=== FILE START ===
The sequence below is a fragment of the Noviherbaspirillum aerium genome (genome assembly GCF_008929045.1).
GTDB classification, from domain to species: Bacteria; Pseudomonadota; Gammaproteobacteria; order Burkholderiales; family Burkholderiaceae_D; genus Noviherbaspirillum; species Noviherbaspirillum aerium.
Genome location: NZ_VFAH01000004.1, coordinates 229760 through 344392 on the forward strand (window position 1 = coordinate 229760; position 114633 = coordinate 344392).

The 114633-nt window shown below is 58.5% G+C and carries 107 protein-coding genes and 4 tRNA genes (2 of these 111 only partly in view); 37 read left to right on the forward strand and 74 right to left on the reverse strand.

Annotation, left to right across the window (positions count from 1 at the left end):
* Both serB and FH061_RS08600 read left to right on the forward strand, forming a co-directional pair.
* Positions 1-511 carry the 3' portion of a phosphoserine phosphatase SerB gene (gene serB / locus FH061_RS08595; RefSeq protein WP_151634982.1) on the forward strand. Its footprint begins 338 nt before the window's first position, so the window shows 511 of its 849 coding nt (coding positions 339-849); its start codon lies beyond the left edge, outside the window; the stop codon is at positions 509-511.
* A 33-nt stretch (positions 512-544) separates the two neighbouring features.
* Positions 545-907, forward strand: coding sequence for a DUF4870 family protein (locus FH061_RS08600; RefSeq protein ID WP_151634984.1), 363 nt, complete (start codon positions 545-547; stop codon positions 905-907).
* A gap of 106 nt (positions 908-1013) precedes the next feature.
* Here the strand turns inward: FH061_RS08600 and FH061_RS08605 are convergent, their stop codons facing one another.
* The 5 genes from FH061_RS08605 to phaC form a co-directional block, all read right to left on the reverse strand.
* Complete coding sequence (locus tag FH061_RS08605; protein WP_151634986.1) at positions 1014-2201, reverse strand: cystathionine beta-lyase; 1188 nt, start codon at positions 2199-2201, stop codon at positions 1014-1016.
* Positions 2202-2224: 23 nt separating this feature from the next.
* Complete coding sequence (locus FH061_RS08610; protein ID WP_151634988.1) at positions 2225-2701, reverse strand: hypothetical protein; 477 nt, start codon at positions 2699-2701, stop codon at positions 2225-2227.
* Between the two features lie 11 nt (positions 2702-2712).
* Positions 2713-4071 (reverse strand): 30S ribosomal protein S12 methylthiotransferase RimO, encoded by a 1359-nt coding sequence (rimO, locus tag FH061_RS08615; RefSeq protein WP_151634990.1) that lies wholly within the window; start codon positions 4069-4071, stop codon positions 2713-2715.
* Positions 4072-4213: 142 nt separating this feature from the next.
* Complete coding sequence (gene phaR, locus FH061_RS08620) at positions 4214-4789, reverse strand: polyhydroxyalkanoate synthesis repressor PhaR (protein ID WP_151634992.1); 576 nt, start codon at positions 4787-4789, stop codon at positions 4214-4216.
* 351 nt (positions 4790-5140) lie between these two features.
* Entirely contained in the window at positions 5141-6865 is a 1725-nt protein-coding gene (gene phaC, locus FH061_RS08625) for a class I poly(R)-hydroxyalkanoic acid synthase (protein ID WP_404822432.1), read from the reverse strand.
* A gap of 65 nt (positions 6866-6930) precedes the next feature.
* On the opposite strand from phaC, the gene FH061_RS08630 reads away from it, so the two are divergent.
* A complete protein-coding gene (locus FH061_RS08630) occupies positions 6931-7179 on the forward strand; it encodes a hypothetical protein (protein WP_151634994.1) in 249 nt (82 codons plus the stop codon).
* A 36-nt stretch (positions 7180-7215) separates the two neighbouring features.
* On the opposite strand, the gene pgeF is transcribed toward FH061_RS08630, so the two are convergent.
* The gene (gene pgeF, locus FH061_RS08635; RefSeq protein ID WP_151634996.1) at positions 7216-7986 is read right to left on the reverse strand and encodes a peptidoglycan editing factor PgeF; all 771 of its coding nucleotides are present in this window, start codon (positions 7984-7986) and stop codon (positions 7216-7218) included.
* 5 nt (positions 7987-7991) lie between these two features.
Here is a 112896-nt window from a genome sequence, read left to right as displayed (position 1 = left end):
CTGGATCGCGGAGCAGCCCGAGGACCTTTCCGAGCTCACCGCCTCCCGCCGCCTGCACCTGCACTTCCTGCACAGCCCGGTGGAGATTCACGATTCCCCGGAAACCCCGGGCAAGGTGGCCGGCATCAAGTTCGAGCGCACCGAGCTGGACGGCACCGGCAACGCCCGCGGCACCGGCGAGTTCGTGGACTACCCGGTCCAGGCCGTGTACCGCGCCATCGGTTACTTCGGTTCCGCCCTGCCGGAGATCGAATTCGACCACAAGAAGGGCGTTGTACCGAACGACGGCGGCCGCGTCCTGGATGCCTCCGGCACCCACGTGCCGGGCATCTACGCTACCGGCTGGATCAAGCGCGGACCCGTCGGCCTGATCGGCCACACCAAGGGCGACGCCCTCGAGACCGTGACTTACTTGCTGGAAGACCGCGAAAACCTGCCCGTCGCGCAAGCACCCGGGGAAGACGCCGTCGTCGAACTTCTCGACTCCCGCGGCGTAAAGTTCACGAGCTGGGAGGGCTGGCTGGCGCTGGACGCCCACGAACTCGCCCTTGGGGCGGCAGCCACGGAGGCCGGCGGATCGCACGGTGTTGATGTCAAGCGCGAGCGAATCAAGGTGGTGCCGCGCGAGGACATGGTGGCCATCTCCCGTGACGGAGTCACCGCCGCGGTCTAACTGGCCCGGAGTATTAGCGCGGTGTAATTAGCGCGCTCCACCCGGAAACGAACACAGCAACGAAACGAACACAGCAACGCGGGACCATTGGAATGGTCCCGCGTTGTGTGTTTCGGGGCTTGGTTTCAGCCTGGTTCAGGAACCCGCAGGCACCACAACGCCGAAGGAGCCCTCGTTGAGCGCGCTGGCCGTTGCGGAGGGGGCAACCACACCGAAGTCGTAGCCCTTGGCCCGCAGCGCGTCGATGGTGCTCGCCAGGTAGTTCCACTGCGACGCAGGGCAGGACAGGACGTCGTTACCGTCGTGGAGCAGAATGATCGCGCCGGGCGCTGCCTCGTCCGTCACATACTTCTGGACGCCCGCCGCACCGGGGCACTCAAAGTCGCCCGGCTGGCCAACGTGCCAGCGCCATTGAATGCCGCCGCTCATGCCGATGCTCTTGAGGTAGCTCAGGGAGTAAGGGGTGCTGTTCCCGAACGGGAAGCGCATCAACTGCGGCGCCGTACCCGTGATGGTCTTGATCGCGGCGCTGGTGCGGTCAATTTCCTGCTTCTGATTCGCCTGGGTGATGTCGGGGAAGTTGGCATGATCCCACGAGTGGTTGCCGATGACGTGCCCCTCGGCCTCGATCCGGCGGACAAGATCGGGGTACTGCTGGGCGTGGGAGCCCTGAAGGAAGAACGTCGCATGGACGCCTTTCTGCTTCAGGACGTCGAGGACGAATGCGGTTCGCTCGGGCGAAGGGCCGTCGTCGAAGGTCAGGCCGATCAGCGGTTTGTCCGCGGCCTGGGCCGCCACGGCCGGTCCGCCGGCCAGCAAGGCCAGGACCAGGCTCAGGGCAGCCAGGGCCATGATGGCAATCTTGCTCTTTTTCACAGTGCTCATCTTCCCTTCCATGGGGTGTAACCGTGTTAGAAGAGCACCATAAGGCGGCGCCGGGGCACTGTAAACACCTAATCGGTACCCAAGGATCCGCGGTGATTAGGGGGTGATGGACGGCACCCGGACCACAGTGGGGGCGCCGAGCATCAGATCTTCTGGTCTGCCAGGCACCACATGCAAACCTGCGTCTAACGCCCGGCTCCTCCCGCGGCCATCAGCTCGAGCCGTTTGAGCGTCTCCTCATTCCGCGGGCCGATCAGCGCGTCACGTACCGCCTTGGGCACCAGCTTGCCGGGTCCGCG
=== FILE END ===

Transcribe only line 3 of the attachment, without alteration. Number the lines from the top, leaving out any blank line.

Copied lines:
Genome location: NZ_VFAH01000004.1, coordinates 229760 through 344392 on the forward strand (window position 1 = coordinate 229760; position 114633 = coordinate 344392).